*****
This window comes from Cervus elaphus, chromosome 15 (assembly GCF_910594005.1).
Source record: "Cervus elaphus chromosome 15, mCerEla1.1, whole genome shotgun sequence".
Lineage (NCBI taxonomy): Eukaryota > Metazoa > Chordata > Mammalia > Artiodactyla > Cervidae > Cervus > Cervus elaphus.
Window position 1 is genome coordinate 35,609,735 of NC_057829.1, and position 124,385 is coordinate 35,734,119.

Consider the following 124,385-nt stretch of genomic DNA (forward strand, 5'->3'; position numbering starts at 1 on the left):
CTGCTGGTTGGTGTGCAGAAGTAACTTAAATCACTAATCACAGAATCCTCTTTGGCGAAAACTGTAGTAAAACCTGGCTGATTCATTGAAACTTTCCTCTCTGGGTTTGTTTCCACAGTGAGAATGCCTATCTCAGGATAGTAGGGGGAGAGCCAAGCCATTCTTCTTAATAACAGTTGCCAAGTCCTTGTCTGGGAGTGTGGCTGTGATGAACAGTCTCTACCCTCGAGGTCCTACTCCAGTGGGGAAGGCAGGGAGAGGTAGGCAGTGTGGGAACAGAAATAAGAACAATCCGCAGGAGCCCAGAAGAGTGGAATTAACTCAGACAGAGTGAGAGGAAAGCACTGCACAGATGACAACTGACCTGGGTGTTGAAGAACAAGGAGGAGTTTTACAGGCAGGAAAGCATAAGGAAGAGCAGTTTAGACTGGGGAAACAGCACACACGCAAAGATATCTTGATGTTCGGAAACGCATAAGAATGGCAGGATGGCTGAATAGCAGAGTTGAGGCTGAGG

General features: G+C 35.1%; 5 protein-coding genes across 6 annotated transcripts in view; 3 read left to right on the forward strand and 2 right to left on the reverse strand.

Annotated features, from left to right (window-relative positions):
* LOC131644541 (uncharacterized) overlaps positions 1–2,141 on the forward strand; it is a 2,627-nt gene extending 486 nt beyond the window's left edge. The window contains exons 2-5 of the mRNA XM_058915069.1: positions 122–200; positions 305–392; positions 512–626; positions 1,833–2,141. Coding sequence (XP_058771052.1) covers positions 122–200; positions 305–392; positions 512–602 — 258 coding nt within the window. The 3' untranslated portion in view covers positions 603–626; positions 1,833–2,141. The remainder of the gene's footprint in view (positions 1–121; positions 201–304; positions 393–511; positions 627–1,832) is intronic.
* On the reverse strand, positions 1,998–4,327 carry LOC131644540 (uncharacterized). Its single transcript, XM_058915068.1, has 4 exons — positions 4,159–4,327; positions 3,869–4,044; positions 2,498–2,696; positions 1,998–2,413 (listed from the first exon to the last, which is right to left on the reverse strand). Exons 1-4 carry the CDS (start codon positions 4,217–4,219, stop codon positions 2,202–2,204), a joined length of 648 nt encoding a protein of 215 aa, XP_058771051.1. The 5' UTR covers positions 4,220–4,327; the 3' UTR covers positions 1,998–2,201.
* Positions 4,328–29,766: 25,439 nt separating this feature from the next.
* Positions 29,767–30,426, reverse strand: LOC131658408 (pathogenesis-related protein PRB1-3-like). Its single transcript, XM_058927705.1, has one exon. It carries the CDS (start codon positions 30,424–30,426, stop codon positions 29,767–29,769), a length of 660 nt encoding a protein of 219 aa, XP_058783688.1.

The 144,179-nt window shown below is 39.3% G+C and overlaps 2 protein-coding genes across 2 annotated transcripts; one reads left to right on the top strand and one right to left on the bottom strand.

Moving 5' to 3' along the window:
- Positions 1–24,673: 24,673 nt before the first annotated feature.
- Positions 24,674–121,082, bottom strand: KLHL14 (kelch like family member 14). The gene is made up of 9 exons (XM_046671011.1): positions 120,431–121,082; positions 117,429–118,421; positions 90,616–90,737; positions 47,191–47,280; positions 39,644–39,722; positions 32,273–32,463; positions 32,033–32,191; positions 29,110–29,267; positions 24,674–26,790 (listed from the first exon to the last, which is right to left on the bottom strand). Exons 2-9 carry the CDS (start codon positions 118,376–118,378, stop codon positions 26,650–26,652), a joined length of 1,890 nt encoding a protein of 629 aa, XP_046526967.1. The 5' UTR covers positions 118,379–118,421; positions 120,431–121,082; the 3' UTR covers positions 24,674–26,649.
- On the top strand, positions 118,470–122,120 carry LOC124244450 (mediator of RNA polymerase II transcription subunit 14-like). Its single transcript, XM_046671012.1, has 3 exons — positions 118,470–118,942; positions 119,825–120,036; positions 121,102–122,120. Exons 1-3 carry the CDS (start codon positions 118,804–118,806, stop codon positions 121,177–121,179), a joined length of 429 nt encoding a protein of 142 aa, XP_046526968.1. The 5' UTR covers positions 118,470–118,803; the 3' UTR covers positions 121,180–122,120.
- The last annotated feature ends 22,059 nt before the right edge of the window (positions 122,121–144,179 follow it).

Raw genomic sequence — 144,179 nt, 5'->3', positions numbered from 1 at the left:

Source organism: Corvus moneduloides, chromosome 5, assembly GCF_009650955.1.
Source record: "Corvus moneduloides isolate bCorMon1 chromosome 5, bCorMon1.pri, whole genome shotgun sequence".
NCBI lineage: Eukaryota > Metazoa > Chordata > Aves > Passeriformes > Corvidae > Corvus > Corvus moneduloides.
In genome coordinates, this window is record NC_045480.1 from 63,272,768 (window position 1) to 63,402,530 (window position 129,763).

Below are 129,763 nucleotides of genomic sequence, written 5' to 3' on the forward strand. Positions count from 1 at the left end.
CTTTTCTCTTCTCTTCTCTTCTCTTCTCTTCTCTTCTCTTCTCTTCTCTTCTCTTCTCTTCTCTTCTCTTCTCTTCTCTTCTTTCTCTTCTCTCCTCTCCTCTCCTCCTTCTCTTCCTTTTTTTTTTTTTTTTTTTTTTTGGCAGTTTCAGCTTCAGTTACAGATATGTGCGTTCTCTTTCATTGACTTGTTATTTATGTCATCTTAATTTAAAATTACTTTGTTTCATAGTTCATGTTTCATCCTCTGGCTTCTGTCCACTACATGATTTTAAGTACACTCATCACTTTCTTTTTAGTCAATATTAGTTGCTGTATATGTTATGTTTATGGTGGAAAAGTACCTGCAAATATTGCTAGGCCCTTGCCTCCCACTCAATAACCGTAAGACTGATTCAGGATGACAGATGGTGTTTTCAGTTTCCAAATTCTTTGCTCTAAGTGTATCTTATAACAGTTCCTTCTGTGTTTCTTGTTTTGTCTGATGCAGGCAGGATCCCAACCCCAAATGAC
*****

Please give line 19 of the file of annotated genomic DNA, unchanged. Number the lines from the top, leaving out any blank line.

Raw genomic sequence — 144,179 nt, 5'->3', positions numbered from 1 at the left: